Can and Should the United States Preserve a Military Capability for Revolutionary Conflict?

by Hans Heymann, William W. Whitson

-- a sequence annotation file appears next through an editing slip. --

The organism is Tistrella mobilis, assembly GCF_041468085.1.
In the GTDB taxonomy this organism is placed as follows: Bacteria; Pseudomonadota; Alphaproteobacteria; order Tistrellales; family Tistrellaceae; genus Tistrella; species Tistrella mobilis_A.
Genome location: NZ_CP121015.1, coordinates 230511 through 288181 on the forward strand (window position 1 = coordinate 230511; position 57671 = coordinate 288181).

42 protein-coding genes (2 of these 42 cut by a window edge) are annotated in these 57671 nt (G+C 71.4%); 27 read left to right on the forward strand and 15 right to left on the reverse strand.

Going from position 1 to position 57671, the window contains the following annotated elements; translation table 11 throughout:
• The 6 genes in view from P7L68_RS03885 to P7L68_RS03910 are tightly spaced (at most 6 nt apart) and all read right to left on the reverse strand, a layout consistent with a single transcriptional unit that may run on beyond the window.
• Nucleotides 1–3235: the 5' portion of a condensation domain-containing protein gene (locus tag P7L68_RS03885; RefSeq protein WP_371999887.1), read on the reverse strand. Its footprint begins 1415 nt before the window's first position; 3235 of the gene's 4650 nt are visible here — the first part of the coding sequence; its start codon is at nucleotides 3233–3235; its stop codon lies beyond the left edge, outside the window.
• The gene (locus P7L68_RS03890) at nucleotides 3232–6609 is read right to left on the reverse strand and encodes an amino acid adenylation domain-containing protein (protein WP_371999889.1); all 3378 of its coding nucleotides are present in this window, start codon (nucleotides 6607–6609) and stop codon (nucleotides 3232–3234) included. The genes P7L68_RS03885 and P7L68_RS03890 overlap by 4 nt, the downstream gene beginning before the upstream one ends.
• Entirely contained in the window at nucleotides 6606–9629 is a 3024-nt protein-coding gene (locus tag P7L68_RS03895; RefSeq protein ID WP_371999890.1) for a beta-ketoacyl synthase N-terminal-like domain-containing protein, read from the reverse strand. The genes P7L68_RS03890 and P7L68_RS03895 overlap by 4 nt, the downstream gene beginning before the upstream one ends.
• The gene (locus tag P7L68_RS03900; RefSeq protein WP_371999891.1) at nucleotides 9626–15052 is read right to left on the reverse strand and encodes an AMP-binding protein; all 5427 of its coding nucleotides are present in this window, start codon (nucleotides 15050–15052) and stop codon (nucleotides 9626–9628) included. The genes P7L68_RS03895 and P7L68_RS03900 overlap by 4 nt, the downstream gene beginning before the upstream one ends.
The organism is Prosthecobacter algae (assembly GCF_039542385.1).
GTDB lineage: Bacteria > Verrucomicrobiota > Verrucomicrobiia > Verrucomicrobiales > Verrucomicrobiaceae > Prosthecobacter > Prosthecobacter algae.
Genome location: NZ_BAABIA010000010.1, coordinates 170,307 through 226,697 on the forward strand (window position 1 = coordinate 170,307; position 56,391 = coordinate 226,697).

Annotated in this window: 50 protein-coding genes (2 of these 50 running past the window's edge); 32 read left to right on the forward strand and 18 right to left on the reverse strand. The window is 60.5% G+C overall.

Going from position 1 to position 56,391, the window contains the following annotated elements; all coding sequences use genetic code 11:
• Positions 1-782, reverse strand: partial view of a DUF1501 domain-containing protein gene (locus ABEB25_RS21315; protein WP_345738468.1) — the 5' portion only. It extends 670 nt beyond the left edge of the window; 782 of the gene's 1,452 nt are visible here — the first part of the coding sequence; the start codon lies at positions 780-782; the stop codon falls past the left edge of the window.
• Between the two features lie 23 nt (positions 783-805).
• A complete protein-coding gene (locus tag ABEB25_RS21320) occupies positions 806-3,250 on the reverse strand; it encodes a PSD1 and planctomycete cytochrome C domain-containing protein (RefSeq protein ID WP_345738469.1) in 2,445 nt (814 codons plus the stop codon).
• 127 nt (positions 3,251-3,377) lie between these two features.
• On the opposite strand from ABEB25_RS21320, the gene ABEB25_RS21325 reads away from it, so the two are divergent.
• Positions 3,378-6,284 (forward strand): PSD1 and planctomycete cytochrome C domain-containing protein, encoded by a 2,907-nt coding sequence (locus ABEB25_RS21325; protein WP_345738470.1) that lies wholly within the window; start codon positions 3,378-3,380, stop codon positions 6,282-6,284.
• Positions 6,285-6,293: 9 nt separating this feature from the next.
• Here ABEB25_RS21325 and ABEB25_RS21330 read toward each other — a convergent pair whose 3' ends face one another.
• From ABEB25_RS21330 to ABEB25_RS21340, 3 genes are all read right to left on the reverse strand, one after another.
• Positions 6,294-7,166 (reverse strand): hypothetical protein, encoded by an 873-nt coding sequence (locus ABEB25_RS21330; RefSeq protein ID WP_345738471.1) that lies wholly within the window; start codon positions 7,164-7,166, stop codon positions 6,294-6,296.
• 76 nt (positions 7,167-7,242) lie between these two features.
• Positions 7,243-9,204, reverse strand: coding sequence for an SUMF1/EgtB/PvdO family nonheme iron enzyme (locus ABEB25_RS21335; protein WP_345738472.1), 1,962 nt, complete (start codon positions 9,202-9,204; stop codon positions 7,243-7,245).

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An examination of the probable nature of revolutionary conflict in the 1970s, its threat to U.S. interests, the appropriate U.S. response, and the organizational changes necessary if a minimal U.S. military counterinsurgency capability is to be maintained. Ethnic-separatist and radical-nationalist rebellions are most likely in the 1970s, but will not necessarily threaten U.S. interests. However, an internal revolt in danger of becoming an issue of strategic concern may require a limited U.S. response to deter it. To minimize the possibility of escalating its assistance, the United States should sharply distinguish between two kinds of response — internal security assistance (training and advice) and direct military intervention — and preserve a specialized capability for only the former. Moreover, such U.S. assistance should be (1) small, stressing high-quality rather than high-quantity contributions; (2) coordinated with an equally specialized civilian effort; and (3) focused primarily on the host country's authority structure.

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